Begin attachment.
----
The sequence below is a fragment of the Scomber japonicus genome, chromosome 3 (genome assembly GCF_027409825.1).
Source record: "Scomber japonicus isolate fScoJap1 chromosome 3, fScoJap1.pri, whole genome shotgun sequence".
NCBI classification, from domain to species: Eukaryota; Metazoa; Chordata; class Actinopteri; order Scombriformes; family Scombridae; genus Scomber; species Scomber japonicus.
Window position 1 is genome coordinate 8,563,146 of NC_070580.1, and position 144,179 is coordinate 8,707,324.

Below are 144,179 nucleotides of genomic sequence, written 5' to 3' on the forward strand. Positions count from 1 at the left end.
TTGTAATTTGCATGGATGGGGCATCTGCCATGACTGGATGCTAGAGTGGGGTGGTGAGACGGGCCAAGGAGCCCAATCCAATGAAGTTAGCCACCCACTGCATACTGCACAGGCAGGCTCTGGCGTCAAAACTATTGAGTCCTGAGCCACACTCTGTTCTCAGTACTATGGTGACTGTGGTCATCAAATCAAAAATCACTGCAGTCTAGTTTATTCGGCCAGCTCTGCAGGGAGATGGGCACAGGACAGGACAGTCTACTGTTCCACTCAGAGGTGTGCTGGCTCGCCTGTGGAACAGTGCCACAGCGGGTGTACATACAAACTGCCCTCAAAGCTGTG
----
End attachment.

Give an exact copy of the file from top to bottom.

The sequence below is a fragment of the Scomber japonicus genome, chromosome 3 (genome assembly GCF_027409825.1).
Source record: "Scomber japonicus isolate fScoJap1 chromosome 3, fScoJap1.pri, whole genome shotgun sequence".
NCBI classification, from domain to species: Eukaryota; Metazoa; Chordata; class Actinopteri; order Scombriformes; family Scombridae; genus Scomber; species Scomber japonicus.
Window position 1 is genome coordinate 8,563,146 of NC_070580.1, and position 144,179 is coordinate 8,707,324.

Below are 144,179 nucleotides of genomic sequence, written 5' to 3' on the forward strand. Positions count from 1 at the left end.
TTGTAATTTGCATGGATGGGGCATCTGCCATGACTGGATGCTAGAGTGGGGTGGTGAGACGGGCCAAGGAGCCCAATCCAATGAAGTTAGCCACCCACTGCATACTGCACAGGCAGGCTCTGGCGTCAAAACTATTGAGTCCTGAGCCACACTCTGTTCTCAGTACTATGGTGACTGTGGTCATCAAATCAAAAATCACTGCAGTCTAGTTTATTCGGCCAGCTCTGCAGGGAGATGGGCACAGGACAGGACAGTCTACTGTTCCACTCAGAGGTGTGCTGGCTCGCCTGTGGAACAGTGCCACAGCGGGTGTACATACAAACTGCCCTCAAAGCTGTG